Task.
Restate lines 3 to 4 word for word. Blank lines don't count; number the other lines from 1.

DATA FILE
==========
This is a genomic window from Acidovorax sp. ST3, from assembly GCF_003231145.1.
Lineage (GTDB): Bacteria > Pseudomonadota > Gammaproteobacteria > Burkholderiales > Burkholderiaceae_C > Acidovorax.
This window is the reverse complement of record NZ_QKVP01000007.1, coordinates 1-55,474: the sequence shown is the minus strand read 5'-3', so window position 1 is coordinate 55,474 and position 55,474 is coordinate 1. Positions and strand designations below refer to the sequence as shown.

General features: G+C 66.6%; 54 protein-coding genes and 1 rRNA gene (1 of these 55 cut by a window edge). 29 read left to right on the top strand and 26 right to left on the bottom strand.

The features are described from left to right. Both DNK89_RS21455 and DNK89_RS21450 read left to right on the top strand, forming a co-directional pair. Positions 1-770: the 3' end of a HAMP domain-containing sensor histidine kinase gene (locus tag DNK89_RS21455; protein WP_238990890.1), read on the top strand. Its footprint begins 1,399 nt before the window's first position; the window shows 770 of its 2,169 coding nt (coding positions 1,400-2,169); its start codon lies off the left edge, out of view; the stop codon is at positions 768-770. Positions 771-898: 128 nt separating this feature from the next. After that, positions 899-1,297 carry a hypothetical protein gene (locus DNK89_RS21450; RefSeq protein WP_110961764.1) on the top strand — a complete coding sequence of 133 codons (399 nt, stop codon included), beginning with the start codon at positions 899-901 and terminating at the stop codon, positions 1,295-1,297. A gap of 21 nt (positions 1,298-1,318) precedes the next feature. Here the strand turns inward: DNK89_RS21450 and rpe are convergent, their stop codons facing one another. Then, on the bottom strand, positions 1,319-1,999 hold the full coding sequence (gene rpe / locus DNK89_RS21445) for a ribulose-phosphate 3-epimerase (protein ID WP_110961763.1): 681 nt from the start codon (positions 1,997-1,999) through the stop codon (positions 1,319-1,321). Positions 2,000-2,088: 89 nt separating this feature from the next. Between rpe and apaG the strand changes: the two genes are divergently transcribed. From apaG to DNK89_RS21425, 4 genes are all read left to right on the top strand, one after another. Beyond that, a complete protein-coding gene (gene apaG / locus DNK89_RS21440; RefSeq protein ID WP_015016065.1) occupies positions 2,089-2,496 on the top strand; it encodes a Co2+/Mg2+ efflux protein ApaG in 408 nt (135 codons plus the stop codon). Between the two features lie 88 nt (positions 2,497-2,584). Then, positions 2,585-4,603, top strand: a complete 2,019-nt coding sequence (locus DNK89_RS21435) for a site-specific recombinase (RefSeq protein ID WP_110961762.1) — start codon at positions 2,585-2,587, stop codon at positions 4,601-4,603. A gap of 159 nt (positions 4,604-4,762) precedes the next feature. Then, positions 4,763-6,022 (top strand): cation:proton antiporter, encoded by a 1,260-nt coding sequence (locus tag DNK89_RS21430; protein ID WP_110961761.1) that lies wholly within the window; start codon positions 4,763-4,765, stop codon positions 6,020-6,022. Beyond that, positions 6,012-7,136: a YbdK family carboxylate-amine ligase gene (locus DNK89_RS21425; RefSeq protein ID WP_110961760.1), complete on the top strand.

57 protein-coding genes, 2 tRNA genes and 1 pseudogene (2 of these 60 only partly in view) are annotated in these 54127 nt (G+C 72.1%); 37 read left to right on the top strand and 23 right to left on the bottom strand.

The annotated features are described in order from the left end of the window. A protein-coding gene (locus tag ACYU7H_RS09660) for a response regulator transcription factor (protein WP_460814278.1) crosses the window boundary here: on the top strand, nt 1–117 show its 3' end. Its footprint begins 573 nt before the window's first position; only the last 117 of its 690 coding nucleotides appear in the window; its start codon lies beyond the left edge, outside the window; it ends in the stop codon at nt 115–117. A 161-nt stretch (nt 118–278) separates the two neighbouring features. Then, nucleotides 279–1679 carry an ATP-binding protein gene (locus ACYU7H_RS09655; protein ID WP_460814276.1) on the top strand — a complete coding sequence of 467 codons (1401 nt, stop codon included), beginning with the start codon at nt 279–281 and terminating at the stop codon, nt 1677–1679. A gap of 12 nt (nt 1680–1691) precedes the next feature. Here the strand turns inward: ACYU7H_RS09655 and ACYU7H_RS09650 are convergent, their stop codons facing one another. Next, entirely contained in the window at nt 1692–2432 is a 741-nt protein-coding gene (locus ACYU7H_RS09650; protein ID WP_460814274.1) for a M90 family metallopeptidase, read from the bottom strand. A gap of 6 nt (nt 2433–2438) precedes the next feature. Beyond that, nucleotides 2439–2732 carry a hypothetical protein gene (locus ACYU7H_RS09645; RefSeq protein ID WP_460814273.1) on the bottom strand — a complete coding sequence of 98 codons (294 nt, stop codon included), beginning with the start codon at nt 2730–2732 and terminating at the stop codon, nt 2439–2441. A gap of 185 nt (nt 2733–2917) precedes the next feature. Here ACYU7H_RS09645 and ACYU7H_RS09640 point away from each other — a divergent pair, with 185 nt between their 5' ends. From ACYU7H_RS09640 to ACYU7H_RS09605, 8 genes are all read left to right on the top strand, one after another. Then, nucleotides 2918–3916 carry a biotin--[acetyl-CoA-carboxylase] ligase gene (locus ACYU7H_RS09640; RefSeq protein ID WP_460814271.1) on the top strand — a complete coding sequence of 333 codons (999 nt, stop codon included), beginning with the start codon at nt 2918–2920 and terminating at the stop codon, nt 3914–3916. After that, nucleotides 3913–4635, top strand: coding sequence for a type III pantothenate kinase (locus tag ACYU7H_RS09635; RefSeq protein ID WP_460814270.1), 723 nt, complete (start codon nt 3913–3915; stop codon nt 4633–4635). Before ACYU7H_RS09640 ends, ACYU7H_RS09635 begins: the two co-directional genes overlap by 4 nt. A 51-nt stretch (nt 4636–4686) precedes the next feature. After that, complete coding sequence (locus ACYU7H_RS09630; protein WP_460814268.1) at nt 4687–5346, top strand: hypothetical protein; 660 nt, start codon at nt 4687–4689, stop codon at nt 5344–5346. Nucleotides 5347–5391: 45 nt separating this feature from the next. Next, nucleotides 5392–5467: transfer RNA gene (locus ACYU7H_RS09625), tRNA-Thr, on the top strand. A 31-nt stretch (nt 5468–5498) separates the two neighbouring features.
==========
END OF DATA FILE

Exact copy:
This window is the reverse complement of record NZ_QKVP01000007.1, coordinates 1-55,474: the sequence shown is the minus strand read 5'-3', so window position 1 is coordinate 55,474 and position 55,474 is coordinate 1. Positions and strand designations below refer to the sequence as shown.

General features: G+C 66.6%; 54 protein-coding genes and 1 rRNA gene (1 of these 55 cut by a window edge). 29 read left to right on the top strand and 26 right to left on the bottom strand.